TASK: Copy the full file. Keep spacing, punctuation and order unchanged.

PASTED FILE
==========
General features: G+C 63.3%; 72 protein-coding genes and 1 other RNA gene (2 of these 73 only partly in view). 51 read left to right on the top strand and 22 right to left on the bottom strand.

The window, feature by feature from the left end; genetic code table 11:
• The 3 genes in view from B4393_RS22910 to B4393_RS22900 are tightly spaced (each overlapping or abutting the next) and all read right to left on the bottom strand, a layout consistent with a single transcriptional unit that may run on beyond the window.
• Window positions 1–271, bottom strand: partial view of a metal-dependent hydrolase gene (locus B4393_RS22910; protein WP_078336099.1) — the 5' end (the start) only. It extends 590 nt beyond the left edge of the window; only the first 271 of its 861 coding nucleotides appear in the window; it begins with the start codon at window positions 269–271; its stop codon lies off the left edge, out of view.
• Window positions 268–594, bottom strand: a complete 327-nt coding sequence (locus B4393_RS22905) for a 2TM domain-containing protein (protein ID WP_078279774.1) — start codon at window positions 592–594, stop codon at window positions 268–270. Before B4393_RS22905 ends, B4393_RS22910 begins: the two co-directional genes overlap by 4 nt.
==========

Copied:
General features: G+C 63.3%; 72 protein-coding genes and 1 other RNA gene (2 of these 73 only partly in view). 51 read left to right on the top strand and 22 right to left on the bottom strand.

The window, feature by feature from the left end; genetic code table 11:
• The 3 genes in view from B4393_RS22910 to B4393_RS22900 are tightly spaced (each overlapping or abutting the next) and all read right to left on the bottom strand, a layout consistent with a single transcriptional unit that may run on beyond the window.
• Window positions 1–271, bottom strand: partial view of a metal-dependent hydrolase gene (locus B4393_RS22910; protein WP_078336099.1) — the 5' end (the start) only. It extends 590 nt beyond the left edge of the window; only the first 271 of its 861 coding nucleotides appear in the window; it begins with the start codon at window positions 269–271; its stop codon lies off the left edge, out of view.
• Window positions 268–594, bottom strand: a complete 327-nt coding sequence (locus B4393_RS22905) for a 2TM domain-containing protein (protein ID WP_078279774.1) — start codon at window positions 592–594, stop codon at window positions 268–270. Before B4393_RS22905 ends, B4393_RS22910 begins: the two co-directional genes overlap by 4 nt.